In conclusion she again noted that viewers could choose to watch programmes "but we do not have a choice with promos."
 The first complaint, about a promo for Mercy Peak broadcast on 10 April, was upheld by TVNZ as inappropriately classified (Guideline 7b), and containing unacceptable violence (Guideline 10c). The Authority considers TVNZ’s rulings were appropriate.
 Miss Hadfield referred this promo to the Authority on the basis that it also contained offensive language. This was also an aspect of each of the five promos referred to the Authority, and it is a matter dealt with under Standard 1 of the Free-to-Air Television Code. Standard 1 requires broadcasters to take into consideration current norms of decency in regard to both language and behaviour. The Authority observes that when it determines a complaint about whether a broadcast contravenes Standard 1 of the Television Code, it is required to determine whether the material complained about breaches currently accepted standards of good taste and decency, taking into account the context of the broadcast. The context is relevant to but not determinative as to whether the programme breached the Standard. Accordingly, in its determination of the Standard 1 aspect of the complaints, the Authority has considered the context of the promos complained about.
 While acknowledging that the use of the phrase "for Christ’s sake" in the Mercy Peak promo might be offensive to some, the Authority notes that it is not an uncommon phrase and was used in the promo as a vernacular expression which, it concludes, does not breach the standard.
 A promo for The Strip was broadcast during One News on 11 April. Having viewed the promo, the Authority considers that it did not breach the standards. It notes that it contained minimal violence and offensive language or behaviour and, it concludes, it was classified appropriately.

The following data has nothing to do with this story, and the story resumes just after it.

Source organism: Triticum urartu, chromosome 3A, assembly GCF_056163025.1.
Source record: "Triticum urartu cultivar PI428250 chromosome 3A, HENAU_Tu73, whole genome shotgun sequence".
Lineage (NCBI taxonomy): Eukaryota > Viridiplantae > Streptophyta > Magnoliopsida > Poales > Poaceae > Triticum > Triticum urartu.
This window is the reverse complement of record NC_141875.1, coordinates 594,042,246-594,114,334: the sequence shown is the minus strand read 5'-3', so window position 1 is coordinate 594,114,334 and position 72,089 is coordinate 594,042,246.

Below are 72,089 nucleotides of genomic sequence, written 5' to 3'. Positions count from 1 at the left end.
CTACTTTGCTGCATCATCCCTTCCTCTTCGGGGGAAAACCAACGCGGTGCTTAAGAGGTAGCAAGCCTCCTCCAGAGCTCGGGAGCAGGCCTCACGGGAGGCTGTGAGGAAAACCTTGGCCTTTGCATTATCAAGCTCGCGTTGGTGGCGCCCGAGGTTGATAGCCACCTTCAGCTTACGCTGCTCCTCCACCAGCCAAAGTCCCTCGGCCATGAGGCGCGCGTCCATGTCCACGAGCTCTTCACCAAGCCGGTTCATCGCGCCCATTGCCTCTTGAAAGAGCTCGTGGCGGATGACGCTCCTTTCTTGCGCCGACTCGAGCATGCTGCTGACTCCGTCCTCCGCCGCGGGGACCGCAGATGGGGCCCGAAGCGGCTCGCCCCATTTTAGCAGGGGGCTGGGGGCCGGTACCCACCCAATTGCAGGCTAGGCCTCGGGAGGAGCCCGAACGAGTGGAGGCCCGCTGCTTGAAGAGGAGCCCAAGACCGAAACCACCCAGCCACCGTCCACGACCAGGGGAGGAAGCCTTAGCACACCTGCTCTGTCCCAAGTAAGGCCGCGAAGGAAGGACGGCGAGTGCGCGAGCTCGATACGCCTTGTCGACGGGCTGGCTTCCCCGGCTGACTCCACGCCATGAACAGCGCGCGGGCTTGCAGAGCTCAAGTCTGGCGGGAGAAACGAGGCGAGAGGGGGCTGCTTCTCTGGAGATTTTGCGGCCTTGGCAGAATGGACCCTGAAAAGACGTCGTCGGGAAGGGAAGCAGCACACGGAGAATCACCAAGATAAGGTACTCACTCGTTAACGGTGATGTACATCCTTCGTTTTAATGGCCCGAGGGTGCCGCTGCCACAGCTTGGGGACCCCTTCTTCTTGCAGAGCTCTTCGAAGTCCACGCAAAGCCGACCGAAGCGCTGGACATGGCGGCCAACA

The Authority reaches the same conclusion about the promo for Mercy Peak broadcast on 14 and 15 April. It notes that again there was minimal violence, and that it was trying to set the scene for viewers to be somewhat horrified. It declines to uphold the complaint.
 The complaint about the promo for Bad Girls broadcast on 22 April was combined with a promo for Six Feet Under. The Authority concludes that neither the language nor the behaviour nor the small amount of violence was inappropriately classified, and again it declines to uphold the complaint.
 The Mercy Peak promo screened on 22 April at 9.09pm portrayed the adult themes which were dealt with. The Authority considers that the standards were not transgressed.
 While the Authority has not upheld any aspect of the complaints which were referred, it notes that there appears to be a growing concern about promos among viewers. Viewers are often concerned that promos are broadcast unexpectedly. As a consequence they believe that they have little choice as to the material they view when it comes to the broadcast of promos.
 The Authority also notes that broadcasters seek to attract audience in a competitive environment, and they consider that the broadcast of high-paced promos is one way of whetting the appetite of viewers.
 Broadcasters must strive to balance their needs with those of viewers, and comply with their obligations under the Free-to-Air Television Code of Broadcasting Practice. Specific obligations are set out in Standard 7, Guideline 7b, and Standard 10, Guideline 10c which the Authority expects broadcasters to comply with fully when broadcasting promos.
 Finally, the Authority observes that to find a breach of broadcasting standards on this occasion would be to interpret the Broadcasting Act 1989 in such a way as to limit freedom of expression in a manner which is not reasonable or demonstrably justifiable in a free and democratic society (s.5 of the New Zealand Bill of Rights Act 1990). As required by s.6 of the New Zealand Bill of Rights Act, the Authority adopts an interpretation of the relevant standards which it considers is consistent with and gives full weight to the provisions of the New Zealand Bill of Rights Act.
For the above reasons, the Authority declines to uphold the complaints.
Signed for and on behalf of the Authority
22 August 2002
The following correspondence was received and considered by the Authority when it determined this complaint: